The American Dream: Airline Style
Flying|March 2020
A brazilian pilot’s challenging road to success
Les Abend

As the Diamond DA42 Twin Star climbed northeast over Florida’s coastline after departing Daytona Beach’s Runway 7L, I grinned empathetically as Will Romualdo’s multiengine CFI student dealt with the process of correctly managing a simulated engine failure from the right seat.

How many years had it been since I recited, “Dead foot, dead engine, mixture, props, throttle, identify, verify, feather”? The years that had passed weren’t nearly as significant as the fact I was trusting my rear end to a man who wasn’t born until after I had been hired by the airline from which I am now retired. Even more ironic, the combined flight time logged for the pilots seated directly in front of me was less than one-quarter of my career total. But I was still relatively comfortable. Why?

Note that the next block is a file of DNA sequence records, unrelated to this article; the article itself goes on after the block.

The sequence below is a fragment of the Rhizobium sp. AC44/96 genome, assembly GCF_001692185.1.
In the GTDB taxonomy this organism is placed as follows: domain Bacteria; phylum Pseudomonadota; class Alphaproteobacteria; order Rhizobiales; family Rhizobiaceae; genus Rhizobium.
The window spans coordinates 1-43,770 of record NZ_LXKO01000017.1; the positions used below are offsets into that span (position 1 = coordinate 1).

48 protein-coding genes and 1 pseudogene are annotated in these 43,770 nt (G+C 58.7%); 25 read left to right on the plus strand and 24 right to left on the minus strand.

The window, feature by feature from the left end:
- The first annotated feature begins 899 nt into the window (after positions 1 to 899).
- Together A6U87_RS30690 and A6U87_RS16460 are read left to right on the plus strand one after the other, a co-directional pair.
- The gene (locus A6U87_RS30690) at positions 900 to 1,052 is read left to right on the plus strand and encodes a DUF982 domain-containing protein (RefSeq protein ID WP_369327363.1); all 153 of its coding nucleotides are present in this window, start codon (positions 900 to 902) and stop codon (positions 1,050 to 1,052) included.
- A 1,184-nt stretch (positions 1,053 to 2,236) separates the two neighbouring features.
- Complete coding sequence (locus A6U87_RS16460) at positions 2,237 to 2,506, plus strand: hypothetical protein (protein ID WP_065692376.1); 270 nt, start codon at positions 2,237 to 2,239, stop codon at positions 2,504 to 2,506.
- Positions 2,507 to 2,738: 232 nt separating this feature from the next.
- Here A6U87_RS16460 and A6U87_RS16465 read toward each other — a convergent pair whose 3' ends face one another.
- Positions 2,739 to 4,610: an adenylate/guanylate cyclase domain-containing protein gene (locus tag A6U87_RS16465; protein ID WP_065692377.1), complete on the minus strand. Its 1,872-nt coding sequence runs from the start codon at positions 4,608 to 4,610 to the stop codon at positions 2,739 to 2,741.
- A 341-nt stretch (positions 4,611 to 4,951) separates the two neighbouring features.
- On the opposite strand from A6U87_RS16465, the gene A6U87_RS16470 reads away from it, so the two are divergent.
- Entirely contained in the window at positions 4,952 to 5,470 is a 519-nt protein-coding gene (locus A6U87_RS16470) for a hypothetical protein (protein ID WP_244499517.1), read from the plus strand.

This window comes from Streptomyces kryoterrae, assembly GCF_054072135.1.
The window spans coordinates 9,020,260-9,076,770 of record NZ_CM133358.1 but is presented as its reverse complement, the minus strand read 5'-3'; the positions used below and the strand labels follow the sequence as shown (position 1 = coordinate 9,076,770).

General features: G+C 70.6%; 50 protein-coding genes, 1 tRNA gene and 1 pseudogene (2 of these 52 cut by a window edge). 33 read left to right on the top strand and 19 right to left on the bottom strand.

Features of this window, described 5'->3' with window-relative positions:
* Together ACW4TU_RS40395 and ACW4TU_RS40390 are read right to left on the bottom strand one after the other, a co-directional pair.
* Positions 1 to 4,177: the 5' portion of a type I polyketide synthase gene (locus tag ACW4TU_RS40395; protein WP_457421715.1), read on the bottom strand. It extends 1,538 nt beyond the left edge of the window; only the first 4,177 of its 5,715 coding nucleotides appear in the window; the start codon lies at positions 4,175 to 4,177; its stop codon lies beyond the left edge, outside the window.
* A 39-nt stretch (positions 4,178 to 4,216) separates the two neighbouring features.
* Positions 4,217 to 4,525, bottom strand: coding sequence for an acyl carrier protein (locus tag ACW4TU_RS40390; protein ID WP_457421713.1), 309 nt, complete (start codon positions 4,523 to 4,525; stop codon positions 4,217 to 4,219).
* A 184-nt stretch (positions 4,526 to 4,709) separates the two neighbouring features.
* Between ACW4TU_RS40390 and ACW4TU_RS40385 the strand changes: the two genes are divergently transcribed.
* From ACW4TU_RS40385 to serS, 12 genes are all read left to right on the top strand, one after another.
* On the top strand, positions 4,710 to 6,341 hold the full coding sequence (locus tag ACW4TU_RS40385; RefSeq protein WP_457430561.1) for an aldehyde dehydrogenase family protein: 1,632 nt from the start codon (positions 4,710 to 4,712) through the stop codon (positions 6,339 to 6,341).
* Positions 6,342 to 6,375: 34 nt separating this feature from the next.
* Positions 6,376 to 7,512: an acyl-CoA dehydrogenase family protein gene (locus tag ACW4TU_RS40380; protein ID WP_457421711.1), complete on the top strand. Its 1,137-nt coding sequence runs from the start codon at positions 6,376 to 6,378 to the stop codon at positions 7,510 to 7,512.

It had been six years since I went flying with Brazilian Will Romualdo in his previous life. After riding in the jumpseat of an Avianca Airlines A319 in summer 2013, I had written “The Brazilian Shuttle.” The article described the experience of roundtrip flights between the downtown Sao Paulo airport and Rio de Janeiro’s Santos Dumont Airport, with runway lengths at 6,300 feet and 4,300 feet, respectively. Will’s competence was as unquestionable then as it is now. So how did a former airline pilot end up as a flight instructor for Embry- Riddle Aeronautical University?

The answer is simple: The American dream. Will had caught the flying bug at 5 years old after sitting on the lap of a captain flying for Varig’s regional airline. (He eventually flew as a first officer for that same captain years later.) Will became immersed in a desktop flight simulator at 9 years old. This magazine had a pivotal role in his future, with some of the translated articles enticing him about the freedoms of unrestricted flying in the United States; airspace in Brazil is highly restrictive for general aviation.

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